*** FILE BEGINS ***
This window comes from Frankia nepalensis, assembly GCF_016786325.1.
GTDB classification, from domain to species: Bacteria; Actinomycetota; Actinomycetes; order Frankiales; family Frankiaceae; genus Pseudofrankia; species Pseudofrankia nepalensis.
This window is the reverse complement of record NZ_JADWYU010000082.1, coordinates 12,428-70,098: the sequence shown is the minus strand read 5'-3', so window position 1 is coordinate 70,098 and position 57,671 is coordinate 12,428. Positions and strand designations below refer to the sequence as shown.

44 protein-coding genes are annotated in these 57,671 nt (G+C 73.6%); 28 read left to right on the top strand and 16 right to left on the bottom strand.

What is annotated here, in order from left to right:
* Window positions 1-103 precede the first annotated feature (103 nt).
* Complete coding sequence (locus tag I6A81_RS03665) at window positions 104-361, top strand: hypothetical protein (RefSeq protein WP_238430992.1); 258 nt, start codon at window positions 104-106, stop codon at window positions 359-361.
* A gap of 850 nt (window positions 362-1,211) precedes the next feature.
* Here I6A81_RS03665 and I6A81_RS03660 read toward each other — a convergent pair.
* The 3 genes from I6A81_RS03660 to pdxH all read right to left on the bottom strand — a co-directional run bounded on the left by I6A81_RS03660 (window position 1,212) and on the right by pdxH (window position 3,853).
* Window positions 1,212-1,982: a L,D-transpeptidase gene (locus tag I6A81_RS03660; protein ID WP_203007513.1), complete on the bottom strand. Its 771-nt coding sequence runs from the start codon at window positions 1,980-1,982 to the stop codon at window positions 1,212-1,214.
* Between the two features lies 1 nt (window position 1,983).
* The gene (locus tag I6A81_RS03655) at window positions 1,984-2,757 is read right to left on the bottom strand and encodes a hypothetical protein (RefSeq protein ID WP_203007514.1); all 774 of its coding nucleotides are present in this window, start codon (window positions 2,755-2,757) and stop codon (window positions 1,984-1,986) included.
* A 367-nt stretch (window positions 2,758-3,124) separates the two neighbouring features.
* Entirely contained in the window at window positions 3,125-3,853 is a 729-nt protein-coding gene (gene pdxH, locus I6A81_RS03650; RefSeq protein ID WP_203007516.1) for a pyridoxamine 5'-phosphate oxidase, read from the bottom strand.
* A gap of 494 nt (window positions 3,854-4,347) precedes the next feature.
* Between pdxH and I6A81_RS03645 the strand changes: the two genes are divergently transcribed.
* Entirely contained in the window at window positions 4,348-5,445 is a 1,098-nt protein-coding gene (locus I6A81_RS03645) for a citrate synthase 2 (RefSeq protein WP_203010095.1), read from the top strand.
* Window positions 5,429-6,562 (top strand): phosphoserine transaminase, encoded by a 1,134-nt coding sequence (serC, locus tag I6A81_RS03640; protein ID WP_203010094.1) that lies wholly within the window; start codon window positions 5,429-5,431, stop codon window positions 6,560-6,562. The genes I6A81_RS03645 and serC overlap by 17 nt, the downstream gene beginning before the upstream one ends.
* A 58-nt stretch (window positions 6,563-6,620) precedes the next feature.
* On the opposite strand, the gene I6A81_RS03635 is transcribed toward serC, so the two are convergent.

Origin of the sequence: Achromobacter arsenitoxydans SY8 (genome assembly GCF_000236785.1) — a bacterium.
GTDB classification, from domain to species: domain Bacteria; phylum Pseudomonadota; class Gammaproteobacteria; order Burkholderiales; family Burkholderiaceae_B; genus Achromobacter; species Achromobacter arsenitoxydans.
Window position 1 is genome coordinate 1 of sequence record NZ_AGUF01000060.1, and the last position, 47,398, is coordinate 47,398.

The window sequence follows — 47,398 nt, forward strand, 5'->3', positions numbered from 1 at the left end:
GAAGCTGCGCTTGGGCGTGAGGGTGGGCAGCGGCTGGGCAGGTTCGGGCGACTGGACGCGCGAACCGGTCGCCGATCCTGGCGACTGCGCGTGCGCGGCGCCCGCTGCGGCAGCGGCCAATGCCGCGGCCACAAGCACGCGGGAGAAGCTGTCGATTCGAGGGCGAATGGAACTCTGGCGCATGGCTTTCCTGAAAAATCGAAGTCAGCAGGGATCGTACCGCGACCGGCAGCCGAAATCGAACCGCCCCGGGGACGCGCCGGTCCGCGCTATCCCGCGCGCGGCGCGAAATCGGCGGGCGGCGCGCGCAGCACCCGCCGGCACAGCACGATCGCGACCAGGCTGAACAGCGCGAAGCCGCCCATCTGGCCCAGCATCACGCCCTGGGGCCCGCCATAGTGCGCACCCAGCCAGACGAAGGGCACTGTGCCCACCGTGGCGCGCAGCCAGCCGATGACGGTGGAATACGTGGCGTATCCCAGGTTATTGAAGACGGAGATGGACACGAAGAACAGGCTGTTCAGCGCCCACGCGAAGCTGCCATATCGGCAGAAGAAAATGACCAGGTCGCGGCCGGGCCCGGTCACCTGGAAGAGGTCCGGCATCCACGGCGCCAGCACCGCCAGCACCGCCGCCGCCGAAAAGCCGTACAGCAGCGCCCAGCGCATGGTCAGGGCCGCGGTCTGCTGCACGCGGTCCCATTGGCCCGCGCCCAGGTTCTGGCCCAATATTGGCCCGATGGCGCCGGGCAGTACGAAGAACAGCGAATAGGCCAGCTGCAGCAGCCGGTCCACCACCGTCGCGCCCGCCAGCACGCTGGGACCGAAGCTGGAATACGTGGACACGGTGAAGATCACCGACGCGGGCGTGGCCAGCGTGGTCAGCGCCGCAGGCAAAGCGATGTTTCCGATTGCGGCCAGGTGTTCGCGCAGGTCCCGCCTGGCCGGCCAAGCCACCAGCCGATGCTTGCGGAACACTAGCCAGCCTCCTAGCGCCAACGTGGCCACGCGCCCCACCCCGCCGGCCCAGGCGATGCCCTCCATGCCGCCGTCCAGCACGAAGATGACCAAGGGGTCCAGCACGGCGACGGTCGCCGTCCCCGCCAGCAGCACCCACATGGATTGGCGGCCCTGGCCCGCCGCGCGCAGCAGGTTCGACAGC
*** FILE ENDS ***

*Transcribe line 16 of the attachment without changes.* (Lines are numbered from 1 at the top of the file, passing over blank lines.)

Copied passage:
* A gap of 494 nt (window positions 3,854-4,347) precedes the next feature.